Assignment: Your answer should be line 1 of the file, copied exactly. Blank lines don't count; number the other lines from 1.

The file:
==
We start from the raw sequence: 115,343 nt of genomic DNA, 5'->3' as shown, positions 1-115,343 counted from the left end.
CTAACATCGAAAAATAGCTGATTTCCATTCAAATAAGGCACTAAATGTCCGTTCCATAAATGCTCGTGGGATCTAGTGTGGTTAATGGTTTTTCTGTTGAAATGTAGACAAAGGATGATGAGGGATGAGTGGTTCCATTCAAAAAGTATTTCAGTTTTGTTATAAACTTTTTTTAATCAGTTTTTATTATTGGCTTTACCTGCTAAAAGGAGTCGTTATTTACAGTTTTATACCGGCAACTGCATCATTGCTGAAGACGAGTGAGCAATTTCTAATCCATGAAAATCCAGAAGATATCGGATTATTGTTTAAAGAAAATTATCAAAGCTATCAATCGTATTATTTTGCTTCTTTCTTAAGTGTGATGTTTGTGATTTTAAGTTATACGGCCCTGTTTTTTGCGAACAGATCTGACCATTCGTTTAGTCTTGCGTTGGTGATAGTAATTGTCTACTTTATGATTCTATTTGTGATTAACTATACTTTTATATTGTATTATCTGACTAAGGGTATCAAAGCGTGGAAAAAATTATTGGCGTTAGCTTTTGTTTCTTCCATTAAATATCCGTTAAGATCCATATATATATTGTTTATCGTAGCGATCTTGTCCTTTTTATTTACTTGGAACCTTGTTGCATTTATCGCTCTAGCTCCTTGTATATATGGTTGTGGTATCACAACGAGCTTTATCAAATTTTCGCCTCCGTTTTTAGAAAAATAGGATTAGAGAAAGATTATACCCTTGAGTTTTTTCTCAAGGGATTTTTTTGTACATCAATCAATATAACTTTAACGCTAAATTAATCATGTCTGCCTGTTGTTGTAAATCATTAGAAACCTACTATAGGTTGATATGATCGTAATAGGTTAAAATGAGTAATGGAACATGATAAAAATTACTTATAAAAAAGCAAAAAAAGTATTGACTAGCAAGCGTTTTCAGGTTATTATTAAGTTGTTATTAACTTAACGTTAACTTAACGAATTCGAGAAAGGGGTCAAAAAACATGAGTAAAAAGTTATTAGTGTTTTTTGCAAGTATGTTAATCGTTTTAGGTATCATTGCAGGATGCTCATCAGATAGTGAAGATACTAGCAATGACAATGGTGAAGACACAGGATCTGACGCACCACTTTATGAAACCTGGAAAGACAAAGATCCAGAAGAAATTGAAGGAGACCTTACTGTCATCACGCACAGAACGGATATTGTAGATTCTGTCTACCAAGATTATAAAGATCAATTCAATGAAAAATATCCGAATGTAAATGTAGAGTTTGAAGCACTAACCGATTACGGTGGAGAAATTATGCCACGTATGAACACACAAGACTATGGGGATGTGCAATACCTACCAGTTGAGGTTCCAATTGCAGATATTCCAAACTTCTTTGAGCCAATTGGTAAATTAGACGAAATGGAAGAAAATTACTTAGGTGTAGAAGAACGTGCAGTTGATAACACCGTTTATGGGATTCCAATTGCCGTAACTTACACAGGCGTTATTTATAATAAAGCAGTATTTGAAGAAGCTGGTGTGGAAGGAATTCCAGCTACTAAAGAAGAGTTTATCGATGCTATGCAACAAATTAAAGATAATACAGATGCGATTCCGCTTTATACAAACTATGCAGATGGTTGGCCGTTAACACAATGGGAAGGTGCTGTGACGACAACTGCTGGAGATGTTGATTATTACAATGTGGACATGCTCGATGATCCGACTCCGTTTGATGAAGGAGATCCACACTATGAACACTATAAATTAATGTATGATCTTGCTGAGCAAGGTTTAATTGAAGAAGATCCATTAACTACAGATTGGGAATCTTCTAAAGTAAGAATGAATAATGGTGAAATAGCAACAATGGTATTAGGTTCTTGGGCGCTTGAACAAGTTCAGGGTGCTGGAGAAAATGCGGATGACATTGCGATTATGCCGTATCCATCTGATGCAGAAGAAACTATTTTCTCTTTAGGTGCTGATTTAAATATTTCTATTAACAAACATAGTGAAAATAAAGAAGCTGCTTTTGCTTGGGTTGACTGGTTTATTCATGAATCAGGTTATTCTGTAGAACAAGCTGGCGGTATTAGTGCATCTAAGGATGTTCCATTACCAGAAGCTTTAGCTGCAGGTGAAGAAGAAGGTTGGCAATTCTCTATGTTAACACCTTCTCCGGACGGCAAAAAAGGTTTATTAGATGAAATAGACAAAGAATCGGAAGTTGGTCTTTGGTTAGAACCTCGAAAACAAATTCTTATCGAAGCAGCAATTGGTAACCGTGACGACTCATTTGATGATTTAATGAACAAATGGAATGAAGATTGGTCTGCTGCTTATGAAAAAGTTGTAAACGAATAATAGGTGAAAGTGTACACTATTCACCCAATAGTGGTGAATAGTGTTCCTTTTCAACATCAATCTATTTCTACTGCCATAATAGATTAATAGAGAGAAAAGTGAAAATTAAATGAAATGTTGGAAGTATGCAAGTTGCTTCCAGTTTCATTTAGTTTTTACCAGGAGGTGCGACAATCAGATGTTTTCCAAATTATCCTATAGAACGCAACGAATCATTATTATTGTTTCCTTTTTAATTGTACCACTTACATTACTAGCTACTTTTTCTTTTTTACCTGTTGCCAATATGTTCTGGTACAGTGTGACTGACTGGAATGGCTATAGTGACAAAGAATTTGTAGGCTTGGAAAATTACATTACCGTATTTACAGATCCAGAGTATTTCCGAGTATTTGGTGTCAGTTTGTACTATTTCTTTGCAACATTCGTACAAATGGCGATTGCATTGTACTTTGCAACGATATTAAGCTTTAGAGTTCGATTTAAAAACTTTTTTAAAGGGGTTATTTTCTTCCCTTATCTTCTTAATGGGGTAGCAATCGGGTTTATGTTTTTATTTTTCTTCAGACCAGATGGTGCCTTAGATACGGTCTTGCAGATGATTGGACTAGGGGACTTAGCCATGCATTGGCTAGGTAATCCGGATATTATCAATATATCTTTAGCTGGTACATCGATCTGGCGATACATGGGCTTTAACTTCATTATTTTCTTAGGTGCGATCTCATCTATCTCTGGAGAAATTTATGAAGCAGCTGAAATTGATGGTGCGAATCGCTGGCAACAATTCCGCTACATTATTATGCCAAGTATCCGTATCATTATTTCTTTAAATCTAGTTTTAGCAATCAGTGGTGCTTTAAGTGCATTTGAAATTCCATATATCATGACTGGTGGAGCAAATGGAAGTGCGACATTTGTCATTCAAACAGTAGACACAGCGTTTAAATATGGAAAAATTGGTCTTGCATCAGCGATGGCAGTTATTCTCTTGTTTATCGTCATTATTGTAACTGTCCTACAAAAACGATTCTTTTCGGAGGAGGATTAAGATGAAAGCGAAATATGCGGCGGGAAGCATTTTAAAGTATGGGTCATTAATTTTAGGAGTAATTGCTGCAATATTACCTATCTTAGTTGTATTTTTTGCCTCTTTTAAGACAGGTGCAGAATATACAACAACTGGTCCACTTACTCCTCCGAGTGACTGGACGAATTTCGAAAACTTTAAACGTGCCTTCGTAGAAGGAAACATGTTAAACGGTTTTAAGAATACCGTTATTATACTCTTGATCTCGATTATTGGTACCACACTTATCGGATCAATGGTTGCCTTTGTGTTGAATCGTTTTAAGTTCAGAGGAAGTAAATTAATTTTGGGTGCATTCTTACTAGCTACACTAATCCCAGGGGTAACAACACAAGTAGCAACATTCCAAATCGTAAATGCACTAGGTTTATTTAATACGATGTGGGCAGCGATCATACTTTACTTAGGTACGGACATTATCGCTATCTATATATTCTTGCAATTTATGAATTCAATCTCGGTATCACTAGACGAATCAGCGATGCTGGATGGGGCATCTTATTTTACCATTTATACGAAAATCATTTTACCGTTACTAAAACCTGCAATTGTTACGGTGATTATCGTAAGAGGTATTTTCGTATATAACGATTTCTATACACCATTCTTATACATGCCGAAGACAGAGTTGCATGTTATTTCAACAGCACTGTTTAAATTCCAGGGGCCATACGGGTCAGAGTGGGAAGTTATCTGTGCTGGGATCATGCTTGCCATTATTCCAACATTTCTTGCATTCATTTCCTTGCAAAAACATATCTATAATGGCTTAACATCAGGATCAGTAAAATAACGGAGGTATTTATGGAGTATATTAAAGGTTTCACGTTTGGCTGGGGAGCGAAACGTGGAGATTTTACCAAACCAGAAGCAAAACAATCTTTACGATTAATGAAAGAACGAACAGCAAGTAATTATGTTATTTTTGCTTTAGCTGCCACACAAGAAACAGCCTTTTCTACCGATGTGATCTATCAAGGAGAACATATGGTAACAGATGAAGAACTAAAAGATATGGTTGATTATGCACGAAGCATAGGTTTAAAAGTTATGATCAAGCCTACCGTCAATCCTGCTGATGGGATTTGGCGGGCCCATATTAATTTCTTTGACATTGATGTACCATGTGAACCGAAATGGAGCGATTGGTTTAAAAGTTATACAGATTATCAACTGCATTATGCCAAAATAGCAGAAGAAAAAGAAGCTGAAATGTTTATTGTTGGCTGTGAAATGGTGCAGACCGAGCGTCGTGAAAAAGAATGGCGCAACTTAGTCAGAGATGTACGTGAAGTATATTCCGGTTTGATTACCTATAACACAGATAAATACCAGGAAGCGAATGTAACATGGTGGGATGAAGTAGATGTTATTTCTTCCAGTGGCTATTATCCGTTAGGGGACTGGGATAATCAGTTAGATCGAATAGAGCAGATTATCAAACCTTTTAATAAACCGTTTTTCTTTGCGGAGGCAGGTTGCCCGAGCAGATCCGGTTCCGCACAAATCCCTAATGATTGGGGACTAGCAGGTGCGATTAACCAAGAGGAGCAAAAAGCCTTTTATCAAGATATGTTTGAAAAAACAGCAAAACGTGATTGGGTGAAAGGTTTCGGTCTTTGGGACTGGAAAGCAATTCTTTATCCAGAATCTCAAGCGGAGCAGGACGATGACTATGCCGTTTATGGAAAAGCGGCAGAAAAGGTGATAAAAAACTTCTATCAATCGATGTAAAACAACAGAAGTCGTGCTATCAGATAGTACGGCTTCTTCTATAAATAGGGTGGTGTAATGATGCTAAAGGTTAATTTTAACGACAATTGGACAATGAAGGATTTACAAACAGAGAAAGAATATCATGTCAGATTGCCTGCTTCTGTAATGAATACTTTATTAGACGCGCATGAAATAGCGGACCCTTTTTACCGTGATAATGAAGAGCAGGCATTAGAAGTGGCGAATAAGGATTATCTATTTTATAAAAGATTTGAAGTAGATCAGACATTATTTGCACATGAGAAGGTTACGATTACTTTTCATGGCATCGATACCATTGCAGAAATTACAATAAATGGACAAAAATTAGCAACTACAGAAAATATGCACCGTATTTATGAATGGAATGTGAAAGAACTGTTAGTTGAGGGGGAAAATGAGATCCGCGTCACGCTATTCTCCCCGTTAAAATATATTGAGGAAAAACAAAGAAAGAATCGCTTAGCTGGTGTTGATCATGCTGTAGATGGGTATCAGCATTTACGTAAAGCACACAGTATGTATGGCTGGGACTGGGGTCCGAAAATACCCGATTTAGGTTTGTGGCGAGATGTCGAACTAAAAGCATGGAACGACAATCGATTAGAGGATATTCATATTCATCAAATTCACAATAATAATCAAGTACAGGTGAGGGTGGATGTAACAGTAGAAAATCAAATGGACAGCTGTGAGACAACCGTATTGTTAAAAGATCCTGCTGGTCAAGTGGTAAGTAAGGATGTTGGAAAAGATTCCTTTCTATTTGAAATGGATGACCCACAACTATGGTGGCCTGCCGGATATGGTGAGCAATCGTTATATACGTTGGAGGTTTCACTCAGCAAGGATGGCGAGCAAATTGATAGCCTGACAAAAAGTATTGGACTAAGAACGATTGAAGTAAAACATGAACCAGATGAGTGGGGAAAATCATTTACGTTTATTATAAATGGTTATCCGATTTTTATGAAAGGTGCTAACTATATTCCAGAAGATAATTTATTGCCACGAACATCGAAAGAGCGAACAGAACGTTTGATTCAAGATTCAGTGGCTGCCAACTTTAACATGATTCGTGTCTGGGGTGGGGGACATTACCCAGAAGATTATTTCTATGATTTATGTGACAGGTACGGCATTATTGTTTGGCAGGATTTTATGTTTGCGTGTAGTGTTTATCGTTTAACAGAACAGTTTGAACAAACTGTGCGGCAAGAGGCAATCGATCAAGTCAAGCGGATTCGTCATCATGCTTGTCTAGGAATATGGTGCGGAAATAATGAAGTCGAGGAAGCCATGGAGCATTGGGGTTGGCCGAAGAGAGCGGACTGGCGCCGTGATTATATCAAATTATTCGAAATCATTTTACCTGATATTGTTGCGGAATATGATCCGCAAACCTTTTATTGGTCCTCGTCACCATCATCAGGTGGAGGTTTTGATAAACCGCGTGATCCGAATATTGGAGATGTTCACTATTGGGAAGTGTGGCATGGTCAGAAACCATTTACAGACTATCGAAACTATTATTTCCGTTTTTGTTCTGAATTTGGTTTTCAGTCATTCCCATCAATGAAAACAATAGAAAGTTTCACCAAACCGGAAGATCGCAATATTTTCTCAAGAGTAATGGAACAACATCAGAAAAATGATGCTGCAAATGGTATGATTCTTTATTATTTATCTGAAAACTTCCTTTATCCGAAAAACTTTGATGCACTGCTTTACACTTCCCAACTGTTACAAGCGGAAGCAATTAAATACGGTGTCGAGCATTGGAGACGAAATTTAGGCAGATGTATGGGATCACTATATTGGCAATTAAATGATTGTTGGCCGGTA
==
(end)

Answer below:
We start from the raw sequence: 115,343 nt of genomic DNA, 5'->3' as shown, positions 1-115,343 counted from the left end.